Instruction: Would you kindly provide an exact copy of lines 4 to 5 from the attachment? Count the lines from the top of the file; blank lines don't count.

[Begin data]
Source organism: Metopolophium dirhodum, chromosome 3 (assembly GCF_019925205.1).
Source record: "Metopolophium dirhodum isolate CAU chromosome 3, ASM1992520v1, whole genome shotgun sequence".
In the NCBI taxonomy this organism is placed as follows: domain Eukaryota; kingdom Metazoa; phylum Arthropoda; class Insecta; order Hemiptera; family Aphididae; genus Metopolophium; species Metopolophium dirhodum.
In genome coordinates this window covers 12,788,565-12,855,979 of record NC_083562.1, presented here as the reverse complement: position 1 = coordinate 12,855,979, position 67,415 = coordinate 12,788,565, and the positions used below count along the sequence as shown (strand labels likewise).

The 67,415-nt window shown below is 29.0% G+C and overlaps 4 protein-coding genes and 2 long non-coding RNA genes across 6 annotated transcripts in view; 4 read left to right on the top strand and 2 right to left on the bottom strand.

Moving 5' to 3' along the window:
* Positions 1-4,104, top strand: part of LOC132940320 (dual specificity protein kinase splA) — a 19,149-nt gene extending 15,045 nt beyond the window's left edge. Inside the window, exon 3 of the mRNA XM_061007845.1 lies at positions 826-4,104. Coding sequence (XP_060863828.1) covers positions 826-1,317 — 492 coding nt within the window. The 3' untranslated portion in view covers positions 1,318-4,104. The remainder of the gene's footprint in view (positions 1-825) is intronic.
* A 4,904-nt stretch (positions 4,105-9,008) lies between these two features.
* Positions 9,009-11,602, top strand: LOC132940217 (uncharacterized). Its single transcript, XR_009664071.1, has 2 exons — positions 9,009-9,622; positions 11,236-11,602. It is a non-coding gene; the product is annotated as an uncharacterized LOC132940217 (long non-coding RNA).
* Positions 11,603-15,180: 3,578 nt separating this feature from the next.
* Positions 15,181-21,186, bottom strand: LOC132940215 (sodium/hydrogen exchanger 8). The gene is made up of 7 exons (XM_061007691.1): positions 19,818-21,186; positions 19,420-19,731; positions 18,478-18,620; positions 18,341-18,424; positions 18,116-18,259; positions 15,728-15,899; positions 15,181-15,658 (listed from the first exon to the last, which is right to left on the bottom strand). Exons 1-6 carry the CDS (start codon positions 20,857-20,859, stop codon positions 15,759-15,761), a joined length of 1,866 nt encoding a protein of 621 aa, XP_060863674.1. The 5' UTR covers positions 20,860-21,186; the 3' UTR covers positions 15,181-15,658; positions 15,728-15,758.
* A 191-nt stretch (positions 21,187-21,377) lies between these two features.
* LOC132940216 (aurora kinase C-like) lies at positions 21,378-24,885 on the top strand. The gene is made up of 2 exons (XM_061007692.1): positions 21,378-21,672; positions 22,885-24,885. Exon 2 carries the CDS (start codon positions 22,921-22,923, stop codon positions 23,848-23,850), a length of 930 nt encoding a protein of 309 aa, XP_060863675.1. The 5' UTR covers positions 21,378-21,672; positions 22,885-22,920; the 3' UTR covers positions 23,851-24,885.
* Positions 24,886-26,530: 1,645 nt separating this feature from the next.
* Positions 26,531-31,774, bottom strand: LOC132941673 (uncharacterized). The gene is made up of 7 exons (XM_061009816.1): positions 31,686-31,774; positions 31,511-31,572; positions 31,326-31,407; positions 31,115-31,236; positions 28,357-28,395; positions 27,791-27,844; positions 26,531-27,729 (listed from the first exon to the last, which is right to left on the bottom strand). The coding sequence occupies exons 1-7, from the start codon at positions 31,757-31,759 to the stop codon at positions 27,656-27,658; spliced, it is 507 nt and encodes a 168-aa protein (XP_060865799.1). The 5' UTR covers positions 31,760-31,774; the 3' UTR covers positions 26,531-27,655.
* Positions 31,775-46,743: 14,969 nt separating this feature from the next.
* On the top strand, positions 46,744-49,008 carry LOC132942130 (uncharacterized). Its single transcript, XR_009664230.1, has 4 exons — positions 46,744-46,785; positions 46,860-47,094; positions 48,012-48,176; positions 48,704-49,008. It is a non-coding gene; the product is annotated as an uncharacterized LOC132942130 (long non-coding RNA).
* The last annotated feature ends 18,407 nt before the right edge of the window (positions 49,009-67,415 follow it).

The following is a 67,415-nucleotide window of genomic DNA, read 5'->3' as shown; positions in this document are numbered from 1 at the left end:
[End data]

In genome coordinates this window covers 12,788,565-12,855,979 of record NC_083562.1, presented here as the reverse complement: position 1 = coordinate 12,855,979, position 67,415 = coordinate 12,788,565, and the positions used below count along the sequence as shown (strand labels likewise).

The 67,415-nt window shown below is 29.0% G+C and overlaps 4 protein-coding genes and 2 long non-coding RNA genes across 6 annotated transcripts in view; 4 read left to right on the top strand and 2 right to left on the bottom strand.